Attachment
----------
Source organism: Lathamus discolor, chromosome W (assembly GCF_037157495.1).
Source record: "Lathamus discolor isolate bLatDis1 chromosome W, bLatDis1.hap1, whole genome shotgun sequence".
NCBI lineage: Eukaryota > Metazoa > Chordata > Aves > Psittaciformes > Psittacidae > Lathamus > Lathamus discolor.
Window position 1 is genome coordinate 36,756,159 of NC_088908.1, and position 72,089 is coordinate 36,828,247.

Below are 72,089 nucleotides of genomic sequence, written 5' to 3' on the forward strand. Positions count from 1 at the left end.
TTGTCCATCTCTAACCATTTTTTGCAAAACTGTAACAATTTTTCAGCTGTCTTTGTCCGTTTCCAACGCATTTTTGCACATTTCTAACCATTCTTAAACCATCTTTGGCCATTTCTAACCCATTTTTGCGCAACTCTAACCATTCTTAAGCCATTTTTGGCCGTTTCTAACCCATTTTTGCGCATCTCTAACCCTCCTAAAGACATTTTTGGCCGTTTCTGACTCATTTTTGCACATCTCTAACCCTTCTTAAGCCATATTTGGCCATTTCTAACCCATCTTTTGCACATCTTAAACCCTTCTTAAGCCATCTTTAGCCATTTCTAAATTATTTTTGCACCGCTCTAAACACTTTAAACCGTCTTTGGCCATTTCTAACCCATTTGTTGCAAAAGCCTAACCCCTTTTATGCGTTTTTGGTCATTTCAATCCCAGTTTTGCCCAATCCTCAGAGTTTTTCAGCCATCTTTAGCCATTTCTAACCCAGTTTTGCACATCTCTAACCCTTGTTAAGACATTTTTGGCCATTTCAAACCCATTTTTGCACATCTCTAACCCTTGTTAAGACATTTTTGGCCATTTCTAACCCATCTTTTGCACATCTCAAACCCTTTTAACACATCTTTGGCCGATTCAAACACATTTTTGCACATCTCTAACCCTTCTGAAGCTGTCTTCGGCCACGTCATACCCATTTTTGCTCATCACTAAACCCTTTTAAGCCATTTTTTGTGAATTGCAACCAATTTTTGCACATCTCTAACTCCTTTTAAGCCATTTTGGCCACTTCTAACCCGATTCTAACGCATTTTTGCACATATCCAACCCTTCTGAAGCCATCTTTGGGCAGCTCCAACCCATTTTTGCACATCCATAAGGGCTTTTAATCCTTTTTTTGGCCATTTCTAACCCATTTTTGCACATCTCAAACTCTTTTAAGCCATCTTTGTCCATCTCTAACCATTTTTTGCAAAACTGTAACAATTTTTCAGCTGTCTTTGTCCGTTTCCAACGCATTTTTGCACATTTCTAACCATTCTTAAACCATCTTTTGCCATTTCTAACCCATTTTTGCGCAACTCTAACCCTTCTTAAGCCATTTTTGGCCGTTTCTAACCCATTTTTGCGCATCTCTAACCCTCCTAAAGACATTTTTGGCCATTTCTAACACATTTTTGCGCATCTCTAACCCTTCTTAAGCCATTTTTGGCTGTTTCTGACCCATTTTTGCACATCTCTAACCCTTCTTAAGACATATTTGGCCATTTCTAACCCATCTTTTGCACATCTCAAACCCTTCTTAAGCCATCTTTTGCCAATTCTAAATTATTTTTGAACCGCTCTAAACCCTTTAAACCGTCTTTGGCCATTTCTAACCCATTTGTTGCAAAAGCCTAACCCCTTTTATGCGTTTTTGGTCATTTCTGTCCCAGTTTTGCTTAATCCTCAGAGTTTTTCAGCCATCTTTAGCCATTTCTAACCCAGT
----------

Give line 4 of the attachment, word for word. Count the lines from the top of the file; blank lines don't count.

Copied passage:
Window position 1 is genome coordinate 36,756,159 of NC_088908.1, and position 72,089 is coordinate 36,828,247.